So, abandoning plans for eating al fresco, a roast chicken seemed the obvious choice.  And obvious doesn’t necessarily mean bland, or boring, or bad.  Innovation and originality are virtues in cooking as in all other areas of life, but the tried and trusted and the familiar have their places too.  Culinary tradition is generally regarded as a good thing – something people are having to work hard to revive in Britain – yet how would tradition come about if everyone had always conformed to the pressure to innovate.  What if everyone had always said, ‘no, we couldn’t possibly roast a chicken this weekend, we had roast chicken last week, or the people next door did, or we hear some people in the next village did last month.”  What then?  Well, we’d miss out on a lot of roast chicken, for a start – that’s what then.  And that would be terrible.  On the other hand, we’d be spared all that guff about ‘authenticity’, so, swings and roundabouts, as, indeed, in all other areas of life…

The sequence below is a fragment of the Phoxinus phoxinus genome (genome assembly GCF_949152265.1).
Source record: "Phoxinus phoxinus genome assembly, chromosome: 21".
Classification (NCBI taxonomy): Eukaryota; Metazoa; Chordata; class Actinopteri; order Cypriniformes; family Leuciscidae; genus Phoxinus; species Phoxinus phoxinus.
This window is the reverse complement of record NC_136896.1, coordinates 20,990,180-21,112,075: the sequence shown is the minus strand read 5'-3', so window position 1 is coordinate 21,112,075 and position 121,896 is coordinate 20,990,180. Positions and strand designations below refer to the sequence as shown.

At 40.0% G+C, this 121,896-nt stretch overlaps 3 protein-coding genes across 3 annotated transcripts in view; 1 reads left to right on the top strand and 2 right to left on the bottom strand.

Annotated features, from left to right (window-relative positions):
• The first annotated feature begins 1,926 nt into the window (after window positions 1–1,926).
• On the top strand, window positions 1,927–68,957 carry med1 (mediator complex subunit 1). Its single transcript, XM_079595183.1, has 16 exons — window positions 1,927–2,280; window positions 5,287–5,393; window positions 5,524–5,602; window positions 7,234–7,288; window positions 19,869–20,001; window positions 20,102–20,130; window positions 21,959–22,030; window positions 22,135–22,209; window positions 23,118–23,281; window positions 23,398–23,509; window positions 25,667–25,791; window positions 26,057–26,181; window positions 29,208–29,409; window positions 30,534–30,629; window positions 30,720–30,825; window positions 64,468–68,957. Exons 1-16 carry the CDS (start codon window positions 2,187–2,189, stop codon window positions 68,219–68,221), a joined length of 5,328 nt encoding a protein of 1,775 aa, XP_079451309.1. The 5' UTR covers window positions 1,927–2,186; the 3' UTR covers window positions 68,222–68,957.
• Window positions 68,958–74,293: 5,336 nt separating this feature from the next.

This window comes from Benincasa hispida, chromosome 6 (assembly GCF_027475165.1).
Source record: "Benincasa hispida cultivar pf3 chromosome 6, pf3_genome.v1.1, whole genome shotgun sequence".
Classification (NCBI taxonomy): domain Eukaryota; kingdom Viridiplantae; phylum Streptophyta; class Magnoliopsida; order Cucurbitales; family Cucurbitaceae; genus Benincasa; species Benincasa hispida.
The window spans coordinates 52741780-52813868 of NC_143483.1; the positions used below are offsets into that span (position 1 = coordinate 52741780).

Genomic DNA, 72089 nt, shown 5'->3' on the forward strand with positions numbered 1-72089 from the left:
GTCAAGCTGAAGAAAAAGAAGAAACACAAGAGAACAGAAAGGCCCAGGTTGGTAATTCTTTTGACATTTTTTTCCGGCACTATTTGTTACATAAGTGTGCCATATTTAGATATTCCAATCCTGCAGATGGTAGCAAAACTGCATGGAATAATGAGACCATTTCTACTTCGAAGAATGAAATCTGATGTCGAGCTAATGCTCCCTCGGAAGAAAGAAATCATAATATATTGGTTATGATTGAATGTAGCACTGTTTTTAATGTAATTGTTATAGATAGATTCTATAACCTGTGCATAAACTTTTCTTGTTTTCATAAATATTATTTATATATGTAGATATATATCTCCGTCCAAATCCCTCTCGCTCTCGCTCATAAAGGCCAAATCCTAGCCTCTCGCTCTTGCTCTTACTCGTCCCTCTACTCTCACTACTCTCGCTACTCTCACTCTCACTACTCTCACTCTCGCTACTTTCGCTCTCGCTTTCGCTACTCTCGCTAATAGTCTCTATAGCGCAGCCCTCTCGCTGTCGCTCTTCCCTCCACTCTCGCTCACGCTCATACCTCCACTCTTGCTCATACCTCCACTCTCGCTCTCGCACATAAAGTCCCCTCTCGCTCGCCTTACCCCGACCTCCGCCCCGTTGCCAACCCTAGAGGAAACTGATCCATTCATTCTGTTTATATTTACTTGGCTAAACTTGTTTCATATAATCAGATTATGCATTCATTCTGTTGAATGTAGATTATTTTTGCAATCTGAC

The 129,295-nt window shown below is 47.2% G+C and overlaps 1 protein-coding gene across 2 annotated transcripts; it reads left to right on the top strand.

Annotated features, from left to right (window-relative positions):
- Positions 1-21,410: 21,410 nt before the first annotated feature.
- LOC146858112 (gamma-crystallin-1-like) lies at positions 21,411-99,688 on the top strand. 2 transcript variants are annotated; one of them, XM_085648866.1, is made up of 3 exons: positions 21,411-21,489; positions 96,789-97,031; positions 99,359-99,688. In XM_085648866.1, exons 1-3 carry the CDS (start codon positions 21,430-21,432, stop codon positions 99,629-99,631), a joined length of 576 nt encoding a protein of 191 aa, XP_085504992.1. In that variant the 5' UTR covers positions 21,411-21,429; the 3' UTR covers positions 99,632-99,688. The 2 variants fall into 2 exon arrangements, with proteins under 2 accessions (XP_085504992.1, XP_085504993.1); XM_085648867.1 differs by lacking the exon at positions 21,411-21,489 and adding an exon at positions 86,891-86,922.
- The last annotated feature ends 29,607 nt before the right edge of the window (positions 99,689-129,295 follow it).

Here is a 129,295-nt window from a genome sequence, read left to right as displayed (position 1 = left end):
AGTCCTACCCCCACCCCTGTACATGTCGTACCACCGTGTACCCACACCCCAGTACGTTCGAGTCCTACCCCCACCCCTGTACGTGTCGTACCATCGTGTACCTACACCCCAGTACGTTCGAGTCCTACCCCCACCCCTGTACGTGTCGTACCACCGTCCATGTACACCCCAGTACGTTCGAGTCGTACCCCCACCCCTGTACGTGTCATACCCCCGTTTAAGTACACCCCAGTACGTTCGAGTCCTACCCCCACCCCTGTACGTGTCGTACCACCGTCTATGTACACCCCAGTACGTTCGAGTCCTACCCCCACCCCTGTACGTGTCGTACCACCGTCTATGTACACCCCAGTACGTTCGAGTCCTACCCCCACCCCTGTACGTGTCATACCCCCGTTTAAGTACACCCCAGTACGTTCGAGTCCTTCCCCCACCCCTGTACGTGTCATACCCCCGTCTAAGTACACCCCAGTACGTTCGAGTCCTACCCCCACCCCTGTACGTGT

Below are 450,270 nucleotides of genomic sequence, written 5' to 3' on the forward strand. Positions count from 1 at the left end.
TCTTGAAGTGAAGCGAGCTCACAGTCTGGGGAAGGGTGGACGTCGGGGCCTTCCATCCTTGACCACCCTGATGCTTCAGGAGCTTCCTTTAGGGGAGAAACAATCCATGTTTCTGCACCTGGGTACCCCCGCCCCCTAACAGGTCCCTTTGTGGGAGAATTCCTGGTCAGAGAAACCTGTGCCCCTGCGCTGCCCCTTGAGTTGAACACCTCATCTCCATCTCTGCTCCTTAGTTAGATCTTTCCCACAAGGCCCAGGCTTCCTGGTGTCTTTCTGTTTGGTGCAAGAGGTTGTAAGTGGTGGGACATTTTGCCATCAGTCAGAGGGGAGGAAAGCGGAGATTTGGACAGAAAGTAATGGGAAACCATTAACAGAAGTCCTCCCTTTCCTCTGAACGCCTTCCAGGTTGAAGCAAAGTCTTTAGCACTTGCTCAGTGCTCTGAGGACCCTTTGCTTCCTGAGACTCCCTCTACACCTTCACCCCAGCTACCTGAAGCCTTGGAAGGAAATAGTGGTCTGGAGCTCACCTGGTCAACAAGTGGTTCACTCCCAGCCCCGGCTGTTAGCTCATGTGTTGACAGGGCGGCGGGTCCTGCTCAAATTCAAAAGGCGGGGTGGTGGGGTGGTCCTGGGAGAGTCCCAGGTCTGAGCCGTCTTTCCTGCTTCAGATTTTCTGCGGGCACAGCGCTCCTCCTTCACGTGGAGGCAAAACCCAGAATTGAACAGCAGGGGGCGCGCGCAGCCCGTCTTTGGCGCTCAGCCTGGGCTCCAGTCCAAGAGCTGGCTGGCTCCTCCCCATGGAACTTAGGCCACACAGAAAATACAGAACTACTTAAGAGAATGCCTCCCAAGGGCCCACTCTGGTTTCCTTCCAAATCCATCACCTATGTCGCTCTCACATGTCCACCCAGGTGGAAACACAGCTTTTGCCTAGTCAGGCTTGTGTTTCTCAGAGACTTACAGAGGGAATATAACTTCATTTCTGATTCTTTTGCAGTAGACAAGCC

Becca looked at me askance when I chose the big fat organic chicken at the farmers market that came to £12.50.  Yes it was more chicken than we needed for lunch for four, but that was exactly what made it good value.  It wouldn’t just do Sunday lunch for four, but there’d be meat enough left over to make Monday night dinner for two, plus several rounds of sandwiches, and then the carcass would be good for enough stock to make a risotto say, and a soup big enough for a dinner in it’s own right.  Which makes £12.50 stretch a long way.  And yes, you can pay a lot less for a similar sized chicken, but do I really need to rehearse that argument for the benefit of anyone reading this blog?  I’m sure I don’t, but to summarise briefly, not only is cheap (i.e factory farmed) chicken ethically just plain wrong, it’s nutritionally poor, tastes of (at best) nothing, and any stock derived from it might as well be water (which is what it will largely consist of in the first place.  Water and antibiotics, which is a whole other reason to have nothing to do with it).  So just don’t, okay?  Becca’s askance look was just a flicker.  Gone before I had to even think about justifying myself.  Let alone the chicken.